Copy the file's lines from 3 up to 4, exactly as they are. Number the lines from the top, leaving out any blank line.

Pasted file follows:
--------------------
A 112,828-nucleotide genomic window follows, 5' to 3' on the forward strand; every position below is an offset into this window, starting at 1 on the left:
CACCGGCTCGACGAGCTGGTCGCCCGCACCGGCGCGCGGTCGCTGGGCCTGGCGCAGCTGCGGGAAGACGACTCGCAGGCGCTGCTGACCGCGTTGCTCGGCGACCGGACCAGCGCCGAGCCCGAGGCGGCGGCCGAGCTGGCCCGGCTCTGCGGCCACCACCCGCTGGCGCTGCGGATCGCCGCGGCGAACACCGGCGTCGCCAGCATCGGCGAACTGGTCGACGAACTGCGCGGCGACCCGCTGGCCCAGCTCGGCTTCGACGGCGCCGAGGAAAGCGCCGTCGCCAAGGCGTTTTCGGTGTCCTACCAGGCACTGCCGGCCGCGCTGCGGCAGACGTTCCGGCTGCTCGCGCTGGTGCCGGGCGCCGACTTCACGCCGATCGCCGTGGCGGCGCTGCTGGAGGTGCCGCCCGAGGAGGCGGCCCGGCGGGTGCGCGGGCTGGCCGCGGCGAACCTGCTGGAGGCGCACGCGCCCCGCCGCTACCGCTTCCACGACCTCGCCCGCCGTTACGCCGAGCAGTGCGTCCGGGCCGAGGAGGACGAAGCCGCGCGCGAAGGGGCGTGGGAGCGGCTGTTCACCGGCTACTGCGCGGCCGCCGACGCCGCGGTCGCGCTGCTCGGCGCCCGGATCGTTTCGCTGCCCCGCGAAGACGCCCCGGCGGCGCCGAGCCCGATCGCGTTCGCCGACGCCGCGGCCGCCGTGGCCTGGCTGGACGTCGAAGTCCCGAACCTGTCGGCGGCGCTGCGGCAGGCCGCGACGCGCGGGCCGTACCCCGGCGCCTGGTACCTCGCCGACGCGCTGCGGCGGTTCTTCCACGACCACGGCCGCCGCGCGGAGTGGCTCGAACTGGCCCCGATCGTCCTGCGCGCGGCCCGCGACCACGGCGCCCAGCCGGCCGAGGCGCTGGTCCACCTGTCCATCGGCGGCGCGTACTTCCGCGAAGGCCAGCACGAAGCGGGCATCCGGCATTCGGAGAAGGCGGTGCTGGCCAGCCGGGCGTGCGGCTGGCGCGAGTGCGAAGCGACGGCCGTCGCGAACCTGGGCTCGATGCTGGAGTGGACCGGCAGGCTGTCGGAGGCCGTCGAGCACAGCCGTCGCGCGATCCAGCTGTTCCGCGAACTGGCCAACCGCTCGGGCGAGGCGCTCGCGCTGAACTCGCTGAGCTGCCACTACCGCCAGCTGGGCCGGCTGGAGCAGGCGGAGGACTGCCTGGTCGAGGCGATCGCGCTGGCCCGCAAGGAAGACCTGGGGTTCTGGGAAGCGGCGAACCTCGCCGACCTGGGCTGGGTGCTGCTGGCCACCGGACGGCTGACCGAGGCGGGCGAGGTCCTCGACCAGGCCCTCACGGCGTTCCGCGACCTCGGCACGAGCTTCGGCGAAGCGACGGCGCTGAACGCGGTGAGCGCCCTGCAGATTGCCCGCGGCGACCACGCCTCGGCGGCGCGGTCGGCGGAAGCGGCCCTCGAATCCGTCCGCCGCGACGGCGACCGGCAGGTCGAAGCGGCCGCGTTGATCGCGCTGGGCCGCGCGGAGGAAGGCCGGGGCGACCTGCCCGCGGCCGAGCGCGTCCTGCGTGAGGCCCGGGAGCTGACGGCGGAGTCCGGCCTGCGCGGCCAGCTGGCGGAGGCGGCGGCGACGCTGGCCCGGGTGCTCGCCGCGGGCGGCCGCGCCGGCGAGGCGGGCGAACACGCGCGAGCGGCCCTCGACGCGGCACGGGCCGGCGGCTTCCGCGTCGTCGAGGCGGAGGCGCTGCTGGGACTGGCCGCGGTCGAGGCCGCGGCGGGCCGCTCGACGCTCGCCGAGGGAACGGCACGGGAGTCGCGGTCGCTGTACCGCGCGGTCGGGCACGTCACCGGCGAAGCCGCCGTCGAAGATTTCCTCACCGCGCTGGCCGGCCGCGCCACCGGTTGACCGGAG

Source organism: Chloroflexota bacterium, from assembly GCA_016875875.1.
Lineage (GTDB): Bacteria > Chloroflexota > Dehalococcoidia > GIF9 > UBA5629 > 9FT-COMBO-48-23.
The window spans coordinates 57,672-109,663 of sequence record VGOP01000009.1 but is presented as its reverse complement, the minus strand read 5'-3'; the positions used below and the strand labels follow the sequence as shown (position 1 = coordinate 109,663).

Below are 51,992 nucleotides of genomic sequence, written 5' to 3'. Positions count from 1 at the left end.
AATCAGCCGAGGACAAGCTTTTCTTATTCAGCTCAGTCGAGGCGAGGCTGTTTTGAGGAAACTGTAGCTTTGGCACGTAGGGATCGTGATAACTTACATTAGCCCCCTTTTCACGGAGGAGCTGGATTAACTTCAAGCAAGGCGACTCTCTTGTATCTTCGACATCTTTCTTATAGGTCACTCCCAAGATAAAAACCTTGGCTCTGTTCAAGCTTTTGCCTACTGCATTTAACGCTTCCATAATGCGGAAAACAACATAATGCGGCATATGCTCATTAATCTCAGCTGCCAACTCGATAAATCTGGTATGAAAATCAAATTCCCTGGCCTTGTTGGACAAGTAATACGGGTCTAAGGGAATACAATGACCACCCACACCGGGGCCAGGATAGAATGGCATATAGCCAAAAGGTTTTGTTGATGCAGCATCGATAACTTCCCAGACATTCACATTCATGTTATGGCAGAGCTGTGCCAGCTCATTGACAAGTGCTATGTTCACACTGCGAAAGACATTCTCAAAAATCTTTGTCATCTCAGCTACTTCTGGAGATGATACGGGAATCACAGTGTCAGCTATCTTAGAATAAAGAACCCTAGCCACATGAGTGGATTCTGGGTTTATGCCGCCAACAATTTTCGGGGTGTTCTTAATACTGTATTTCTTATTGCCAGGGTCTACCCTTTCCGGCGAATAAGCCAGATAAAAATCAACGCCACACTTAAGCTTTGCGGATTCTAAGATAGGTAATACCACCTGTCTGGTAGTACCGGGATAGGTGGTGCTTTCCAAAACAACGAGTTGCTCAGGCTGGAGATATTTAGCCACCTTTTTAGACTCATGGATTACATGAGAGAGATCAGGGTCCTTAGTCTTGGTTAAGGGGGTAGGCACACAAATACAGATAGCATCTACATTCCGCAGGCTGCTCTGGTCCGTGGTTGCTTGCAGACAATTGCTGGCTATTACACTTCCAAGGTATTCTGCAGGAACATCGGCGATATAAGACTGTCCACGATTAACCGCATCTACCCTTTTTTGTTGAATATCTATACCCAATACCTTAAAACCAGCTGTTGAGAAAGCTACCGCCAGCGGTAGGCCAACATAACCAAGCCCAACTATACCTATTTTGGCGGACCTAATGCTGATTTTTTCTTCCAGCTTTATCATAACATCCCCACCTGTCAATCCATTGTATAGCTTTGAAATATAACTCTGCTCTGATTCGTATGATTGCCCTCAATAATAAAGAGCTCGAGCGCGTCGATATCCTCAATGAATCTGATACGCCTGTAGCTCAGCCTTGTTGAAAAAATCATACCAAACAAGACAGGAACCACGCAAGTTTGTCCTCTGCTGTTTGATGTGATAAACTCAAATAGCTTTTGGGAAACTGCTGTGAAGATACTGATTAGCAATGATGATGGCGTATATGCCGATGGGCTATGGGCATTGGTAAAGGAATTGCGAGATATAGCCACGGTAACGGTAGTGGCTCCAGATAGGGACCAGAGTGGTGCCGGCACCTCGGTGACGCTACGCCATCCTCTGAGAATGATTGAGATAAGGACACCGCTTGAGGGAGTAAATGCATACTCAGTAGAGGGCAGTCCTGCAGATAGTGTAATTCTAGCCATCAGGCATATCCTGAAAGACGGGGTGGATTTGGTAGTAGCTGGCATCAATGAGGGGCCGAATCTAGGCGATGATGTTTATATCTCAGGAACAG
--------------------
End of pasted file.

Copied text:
Source organism: Chloroflexota bacterium, from assembly GCA_016875875.1.
Lineage (GTDB): Bacteria > Chloroflexota > Dehalococcoidia > GIF9 > UBA5629 > 9FT-COMBO-48-23.